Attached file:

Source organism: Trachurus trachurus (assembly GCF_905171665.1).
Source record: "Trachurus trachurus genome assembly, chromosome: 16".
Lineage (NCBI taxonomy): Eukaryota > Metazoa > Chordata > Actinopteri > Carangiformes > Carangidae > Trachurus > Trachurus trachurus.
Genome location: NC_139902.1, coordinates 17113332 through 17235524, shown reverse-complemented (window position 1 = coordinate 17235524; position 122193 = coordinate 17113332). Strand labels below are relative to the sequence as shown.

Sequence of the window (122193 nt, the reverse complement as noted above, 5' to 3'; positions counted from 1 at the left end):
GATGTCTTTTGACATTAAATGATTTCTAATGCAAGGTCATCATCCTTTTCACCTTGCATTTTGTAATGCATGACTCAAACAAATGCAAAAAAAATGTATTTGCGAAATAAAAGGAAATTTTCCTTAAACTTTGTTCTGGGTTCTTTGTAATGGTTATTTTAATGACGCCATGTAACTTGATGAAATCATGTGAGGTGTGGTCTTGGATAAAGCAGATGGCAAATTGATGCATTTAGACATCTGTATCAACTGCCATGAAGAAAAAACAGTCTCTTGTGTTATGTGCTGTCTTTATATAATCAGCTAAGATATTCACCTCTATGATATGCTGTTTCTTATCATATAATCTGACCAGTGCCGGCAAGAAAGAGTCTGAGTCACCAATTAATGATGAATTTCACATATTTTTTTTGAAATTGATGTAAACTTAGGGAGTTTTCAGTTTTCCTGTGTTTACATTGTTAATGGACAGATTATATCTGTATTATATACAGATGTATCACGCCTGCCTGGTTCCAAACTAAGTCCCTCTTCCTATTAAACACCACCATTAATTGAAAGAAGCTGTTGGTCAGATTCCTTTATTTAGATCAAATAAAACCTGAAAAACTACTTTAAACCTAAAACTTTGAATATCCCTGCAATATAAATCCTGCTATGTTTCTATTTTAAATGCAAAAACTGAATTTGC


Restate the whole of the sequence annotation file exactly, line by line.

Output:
Source organism: Trachurus trachurus (assembly GCF_905171665.1).
Source record: "Trachurus trachurus genome assembly, chromosome: 16".
Lineage (NCBI taxonomy): Eukaryota > Metazoa > Chordata > Actinopteri > Carangiformes > Carangidae > Trachurus > Trachurus trachurus.
Genome location: NC_139902.1, coordinates 17113332 through 17235524, shown reverse-complemented (window position 1 = coordinate 17235524; position 122193 = coordinate 17113332). Strand labels below are relative to the sequence as shown.

Sequence of the window (122193 nt, the reverse complement as noted above, 5' to 3'; positions counted from 1 at the left end):
GATGTCTTTTGACATTAAATGATTTCTAATGCAAGGTCATCATCCTTTTCACCTTGCATTTTGTAATGCATGACTCAAACAAATGCAAAAAAAATGTATTTGCGAAATAAAAGGAAATTTTCCTTAAACTTTGTTCTGGGTTCTTTGTAATGGTTATTTTAATGACGCCATGTAACTTGATGAAATCATGTGAGGTGTGGTCTTGGATAAAGCAGATGGCAAATTGATGCATTTAGACATCTGTATCAACTGCCATGAAGAAAAAACAGTCTCTTGTGTTATGTGCTGTCTTTATATAATCAGCTAAGATATTCACCTCTATGATATGCTGTTTCTTATCATATAATCTGACCAGTGCCGGCAAGAAAGAGTCTGAGTCACCAATTAATGATGAATTTCACATATTTTTTTTGAAATTGATGTAAACTTAGGGAGTTTTCAGTTTTCCTGTGTTTACATTGTTAATGGACAGATTATATCTGTATTATATACAGATGTATCACGCCTGCCTGGTTCCAAACTAAGTCCCTCTTCCTATTAAACACCACCATTAATTGAAAGAAGCTGTTGGTCAGATTCCTTTATTTAGATCAAATAAAACCTGAAAAACTACTTTAAACCTAAAACTTTGAATATCCCTGCAATATAAATCCTGCTATGTTTCTATTTTAAATGCAAAAACTGAATTTGC